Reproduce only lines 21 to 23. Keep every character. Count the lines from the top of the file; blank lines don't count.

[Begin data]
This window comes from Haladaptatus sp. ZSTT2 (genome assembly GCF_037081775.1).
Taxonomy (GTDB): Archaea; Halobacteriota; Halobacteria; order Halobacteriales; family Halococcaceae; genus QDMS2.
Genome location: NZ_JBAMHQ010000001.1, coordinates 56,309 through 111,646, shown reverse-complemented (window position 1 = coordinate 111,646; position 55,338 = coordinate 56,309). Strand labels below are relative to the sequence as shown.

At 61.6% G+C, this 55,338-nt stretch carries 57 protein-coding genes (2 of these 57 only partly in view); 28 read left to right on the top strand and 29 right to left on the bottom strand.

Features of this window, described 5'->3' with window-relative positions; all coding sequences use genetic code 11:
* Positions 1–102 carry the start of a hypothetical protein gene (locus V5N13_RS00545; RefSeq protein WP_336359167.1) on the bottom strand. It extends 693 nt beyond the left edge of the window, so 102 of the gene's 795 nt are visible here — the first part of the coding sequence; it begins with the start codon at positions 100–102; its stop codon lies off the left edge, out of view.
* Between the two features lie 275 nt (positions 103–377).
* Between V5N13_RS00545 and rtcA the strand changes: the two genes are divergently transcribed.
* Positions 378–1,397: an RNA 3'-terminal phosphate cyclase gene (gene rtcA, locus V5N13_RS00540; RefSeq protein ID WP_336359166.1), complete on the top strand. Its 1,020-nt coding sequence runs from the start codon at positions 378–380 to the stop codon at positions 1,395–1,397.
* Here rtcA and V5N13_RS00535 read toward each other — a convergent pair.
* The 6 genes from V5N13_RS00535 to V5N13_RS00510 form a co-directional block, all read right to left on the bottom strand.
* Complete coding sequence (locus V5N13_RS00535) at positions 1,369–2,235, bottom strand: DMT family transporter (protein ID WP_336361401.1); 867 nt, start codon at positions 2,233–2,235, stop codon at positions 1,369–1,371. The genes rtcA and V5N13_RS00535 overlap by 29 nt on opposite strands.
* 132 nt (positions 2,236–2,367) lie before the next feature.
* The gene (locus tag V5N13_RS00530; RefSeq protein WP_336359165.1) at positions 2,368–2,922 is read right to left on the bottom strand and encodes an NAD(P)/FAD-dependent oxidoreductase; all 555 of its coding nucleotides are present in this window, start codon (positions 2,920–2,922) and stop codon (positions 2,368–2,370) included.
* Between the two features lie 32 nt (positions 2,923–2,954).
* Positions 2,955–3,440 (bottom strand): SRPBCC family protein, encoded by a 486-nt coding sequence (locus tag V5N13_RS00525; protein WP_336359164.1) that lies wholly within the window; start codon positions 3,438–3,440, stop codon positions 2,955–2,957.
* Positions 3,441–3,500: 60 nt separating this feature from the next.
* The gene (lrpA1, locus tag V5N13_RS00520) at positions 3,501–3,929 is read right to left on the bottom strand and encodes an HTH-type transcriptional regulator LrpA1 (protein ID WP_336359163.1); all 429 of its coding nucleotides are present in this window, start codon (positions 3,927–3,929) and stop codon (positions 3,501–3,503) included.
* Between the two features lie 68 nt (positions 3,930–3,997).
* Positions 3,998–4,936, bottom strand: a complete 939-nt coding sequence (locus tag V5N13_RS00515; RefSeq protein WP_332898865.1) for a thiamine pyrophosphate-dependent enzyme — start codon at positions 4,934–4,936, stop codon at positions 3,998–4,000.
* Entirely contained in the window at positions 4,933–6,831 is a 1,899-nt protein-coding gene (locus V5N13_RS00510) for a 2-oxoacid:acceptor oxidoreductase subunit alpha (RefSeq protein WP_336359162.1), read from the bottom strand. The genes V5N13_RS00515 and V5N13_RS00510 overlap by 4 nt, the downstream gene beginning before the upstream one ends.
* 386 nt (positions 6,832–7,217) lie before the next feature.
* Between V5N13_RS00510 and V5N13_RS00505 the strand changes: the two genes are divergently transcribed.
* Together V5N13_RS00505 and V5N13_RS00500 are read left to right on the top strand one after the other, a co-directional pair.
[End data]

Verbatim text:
* Entirely contained in the window at positions 4,933–6,831 is a 1,899-nt protein-coding gene (locus V5N13_RS00510) for a 2-oxoacid:acceptor oxidoreductase subunit alpha (RefSeq protein WP_336359162.1), read from the bottom strand. The genes V5N13_RS00515 and V5N13_RS00510 overlap by 4 nt, the downstream gene beginning before the upstream one ends.
* 386 nt (positions 6,832–7,217) lie before the next feature.
* Between V5N13_RS00510 and V5N13_RS00505 the strand changes: the two genes are divergently transcribed.